During the first half of the 19th century, several artists including George French Angas (Picture 3) captured Zonnebloem in its various guises, but only after a succession of alterations. Later, the house was altered further, losing its thatch and gaining a corrugated iron roof. Dormer windows were added (to make the most of the stunning views no doubt!) and various additions were undertaken. A side door was also added to become the new front entrance.
District Six, the vibrant area where different races lived amicably, sprung up on some of Zonnebloem’s old farmlands in the last half of the 19th century. The remaining grounds and house were taken over to become the Zonnebloem College.
Zonnebloem College (originally given the unfortunate name – the ‘Kaffir College’) had the distinction of being the first ‘African School’ in the Cape Peninsula, founded by Sir George Grey and Bishop Grey in 1858. The aim was to educate the sons of black chiefs (including Sandili, Moshesh and Lobengula), who were on the Eastern frontier, and to train young black men from privileged families to become missionaries for the Anglican Church (Picture 4). This education was also used to try and find ways of easing conflict between white and black people at the time. A teacher training college was opened in 1865 and in 1913 the Zonnebloem Teacher Training College was built, opening its doors to female students for the first time, while coloured students became the prime population of the school. Some of the old farm buildings were used to house the growing number of students, while an attractive chapel was built on the property – pic 2. Today, two primary schools occupy the historic Zonnebloem buildings of the original school, and the grounds were used as a voting station during the last municipal elections in 2011.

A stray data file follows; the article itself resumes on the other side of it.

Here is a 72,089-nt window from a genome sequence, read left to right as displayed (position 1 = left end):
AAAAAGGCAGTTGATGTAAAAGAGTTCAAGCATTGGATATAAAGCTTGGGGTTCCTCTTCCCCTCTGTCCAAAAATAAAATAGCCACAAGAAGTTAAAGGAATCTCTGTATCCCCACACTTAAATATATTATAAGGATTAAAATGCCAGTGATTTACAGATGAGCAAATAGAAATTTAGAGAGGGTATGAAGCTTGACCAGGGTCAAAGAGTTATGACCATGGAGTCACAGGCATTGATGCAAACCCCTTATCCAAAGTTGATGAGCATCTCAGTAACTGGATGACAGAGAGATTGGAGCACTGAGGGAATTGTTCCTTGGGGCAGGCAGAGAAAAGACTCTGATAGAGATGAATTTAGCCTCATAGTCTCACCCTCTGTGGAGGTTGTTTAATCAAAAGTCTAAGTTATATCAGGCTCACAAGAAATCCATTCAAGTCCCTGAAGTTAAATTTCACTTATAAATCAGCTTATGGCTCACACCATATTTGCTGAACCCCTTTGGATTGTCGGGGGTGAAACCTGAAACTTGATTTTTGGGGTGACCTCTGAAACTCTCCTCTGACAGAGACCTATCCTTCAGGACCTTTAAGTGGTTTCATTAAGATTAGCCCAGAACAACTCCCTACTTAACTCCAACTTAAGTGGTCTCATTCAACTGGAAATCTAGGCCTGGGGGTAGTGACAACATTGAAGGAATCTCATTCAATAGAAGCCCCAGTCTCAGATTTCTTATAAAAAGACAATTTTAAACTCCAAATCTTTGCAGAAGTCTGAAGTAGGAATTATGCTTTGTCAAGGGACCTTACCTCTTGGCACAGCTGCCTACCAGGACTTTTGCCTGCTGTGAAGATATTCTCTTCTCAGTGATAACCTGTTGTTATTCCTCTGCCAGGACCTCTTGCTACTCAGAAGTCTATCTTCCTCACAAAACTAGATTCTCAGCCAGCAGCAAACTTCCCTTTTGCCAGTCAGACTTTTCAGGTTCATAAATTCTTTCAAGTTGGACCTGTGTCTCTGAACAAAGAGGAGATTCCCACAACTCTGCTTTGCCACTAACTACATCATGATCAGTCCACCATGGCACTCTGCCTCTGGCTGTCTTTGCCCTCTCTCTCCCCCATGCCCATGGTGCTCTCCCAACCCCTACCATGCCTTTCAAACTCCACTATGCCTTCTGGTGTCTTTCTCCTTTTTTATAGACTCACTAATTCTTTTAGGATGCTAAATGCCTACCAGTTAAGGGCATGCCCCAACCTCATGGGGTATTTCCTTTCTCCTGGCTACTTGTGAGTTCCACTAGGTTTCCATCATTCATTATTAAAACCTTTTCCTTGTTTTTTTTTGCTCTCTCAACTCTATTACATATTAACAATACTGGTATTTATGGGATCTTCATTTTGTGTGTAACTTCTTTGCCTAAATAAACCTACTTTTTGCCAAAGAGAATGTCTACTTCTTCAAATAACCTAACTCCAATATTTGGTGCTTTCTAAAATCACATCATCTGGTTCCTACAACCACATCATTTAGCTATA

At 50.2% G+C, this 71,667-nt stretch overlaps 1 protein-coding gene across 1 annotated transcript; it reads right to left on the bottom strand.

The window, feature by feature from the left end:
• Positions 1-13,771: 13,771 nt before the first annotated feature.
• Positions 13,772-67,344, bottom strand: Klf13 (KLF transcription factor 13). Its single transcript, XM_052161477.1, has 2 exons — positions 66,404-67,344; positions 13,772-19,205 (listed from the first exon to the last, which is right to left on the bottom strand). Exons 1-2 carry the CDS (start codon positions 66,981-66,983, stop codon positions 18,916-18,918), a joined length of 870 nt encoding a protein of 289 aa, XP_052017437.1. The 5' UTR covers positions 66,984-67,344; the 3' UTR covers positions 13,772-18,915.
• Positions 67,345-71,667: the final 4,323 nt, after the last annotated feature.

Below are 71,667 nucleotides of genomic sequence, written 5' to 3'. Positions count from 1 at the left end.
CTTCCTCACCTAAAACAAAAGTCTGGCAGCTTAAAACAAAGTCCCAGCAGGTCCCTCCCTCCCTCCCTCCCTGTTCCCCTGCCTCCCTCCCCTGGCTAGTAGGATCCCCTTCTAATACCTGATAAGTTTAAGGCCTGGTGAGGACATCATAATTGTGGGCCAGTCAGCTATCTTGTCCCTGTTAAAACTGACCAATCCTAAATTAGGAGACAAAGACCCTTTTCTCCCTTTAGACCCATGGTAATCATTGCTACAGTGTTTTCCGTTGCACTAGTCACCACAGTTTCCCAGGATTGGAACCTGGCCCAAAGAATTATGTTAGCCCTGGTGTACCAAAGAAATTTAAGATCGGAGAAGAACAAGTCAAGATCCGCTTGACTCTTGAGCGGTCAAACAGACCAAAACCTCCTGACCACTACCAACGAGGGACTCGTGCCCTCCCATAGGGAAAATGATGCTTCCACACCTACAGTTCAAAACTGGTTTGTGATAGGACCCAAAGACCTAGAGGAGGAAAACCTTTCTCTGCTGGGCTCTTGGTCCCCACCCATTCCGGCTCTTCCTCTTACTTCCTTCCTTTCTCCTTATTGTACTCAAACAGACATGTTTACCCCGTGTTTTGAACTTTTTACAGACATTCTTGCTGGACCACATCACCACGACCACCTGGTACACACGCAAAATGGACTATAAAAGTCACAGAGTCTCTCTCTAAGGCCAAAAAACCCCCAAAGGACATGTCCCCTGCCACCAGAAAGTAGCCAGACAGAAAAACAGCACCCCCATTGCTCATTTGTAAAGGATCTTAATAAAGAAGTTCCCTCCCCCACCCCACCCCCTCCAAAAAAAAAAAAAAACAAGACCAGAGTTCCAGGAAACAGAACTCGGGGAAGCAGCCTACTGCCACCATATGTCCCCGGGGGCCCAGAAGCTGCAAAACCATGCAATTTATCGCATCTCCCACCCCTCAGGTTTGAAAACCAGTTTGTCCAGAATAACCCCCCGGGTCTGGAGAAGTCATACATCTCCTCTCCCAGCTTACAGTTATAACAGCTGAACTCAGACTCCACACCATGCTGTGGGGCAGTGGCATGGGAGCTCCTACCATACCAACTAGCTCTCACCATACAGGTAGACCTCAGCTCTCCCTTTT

Though much altered and in need of a restoration job, Zonnebloem still presides over Table Bay as it did in the 18th century (pic 3), but instead of looking out over farmlands, the current tenants look out over vast tracts of vacant, bulldozed land, the scars that must remind them of District Six’s tragic past. It would be wonderful to see Zonnebloem’s thatch reinstated and the baroque gables restored. Any takers?
The Old Buildings of the Cape by Hans Fransen (Jonathan Ball Publishers, 2004);
Woodstock – A selection of articles from The Woodstock Whisperer, edited by Gabriel and Louise Athiros (Historical Media CC);
Wagon Road to Wynberg by C.Pama (Tafelberg Publishers);
Note to researchers:
The Manuscripts & Archives department of the University of Cape Town libraries has a file called the Zonnebloem papers (catalogue number: BC 636), with extensive research on the Zonnebloem College.
Jim Hislop is the current Senior Copy Editor and Wine Writer for Pick n Pay’s Fresh Living magazine.
A long-time resident of Observatory, he is also a member of the Vernacular Society and is currently researching the history of the old farms of the Observatory and Woodstock area.